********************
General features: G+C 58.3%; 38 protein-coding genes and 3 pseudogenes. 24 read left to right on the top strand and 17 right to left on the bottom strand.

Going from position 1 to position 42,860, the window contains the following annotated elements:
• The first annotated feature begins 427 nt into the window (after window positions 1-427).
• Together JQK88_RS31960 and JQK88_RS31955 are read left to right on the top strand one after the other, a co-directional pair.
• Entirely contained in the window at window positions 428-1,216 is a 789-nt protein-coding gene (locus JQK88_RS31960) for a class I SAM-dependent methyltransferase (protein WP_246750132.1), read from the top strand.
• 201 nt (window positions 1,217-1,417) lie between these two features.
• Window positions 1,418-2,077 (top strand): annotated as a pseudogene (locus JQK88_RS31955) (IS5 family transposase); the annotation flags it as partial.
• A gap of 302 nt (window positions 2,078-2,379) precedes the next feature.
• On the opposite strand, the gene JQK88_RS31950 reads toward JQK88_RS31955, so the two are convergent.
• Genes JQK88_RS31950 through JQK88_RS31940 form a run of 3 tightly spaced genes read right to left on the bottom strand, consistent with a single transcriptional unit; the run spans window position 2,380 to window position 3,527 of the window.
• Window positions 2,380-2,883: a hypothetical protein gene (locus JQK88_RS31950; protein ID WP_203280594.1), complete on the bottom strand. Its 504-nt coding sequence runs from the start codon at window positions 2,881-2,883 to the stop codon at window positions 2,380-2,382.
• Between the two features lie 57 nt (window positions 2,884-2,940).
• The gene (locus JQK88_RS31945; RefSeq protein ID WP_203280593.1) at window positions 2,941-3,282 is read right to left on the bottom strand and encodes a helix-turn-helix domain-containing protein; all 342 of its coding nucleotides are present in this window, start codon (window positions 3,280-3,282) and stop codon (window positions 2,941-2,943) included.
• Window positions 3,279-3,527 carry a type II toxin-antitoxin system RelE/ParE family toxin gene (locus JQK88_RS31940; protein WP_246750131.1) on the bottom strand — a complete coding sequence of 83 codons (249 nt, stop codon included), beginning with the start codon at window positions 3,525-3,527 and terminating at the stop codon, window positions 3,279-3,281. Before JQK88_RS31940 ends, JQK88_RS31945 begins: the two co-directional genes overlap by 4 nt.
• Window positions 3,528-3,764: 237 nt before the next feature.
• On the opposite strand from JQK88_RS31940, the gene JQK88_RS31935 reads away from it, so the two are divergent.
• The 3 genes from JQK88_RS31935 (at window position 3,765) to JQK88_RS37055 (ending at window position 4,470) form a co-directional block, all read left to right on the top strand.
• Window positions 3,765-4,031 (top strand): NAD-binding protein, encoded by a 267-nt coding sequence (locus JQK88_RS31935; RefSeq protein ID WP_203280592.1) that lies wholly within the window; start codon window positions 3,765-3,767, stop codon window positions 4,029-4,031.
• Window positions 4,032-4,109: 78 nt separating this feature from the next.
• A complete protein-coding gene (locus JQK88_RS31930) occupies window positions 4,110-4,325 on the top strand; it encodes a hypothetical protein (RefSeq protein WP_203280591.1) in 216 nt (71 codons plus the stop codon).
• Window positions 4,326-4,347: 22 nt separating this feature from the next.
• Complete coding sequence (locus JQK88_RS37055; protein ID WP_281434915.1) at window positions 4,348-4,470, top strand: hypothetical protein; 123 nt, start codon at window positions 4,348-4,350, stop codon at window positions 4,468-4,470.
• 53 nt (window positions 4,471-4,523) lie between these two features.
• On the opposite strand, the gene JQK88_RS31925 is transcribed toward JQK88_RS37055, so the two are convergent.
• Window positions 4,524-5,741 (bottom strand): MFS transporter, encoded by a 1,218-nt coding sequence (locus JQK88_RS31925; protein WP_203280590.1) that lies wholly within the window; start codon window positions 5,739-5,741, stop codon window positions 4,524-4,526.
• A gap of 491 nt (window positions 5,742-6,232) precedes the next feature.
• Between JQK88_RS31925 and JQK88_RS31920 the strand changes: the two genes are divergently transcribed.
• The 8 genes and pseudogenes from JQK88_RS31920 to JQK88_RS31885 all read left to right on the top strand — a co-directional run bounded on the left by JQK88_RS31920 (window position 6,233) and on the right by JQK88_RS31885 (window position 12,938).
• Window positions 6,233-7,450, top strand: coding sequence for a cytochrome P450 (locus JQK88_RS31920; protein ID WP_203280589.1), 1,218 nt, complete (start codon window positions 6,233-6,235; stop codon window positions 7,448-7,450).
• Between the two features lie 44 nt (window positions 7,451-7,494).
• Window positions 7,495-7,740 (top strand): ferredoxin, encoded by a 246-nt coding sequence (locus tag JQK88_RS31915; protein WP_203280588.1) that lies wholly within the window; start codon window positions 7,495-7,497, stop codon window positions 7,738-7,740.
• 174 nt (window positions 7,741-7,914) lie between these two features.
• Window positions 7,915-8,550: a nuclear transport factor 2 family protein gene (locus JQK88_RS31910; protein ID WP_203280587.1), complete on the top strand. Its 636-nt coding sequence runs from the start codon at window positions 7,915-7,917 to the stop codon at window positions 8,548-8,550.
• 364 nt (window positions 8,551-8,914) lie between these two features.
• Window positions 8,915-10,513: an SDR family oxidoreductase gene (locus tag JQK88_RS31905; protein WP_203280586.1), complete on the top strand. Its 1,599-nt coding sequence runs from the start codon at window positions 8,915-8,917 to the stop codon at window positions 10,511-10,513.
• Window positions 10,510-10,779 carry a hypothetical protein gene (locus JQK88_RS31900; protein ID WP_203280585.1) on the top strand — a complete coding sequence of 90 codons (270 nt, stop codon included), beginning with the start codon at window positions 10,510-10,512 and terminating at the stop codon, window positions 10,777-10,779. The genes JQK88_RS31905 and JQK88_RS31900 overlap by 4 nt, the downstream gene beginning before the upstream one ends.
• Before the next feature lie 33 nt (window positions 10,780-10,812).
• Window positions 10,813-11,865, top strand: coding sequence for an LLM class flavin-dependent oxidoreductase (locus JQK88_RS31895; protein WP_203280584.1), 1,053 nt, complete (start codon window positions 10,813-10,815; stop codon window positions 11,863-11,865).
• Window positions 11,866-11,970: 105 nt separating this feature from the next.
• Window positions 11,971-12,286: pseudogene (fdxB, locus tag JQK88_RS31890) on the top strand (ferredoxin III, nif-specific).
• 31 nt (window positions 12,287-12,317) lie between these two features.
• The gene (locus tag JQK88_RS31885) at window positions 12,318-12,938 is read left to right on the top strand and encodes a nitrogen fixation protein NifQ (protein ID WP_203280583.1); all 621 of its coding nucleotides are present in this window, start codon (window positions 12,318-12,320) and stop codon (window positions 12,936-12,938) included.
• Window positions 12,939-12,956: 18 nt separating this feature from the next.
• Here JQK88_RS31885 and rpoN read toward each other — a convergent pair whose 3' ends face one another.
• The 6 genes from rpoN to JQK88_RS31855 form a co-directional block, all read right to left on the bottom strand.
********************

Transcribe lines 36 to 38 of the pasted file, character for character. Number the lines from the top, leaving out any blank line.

• Window positions 10,510-10,779 carry a hypothetical protein gene (locus JQK88_RS31900; protein ID WP_203280585.1) on the top strand — a complete coding sequence of 90 codons (270 nt, stop codon included), beginning with the start codon at window positions 10,510-10,512 and terminating at the stop codon, window positions 10,777-10,779. The genes JQK88_RS31905 and JQK88_RS31900 overlap by 4 nt, the downstream gene beginning before the upstream one ends.
• Before the next feature lie 33 nt (window positions 10,780-10,812).
• Window positions 10,813-11,865, top strand: coding sequence for an LLM class flavin-dependent oxidoreductase (locus JQK88_RS31895; protein WP_203280584.1), 1,053 nt, complete (start codon window positions 10,813-10,815; stop codon window positions 11,863-11,865).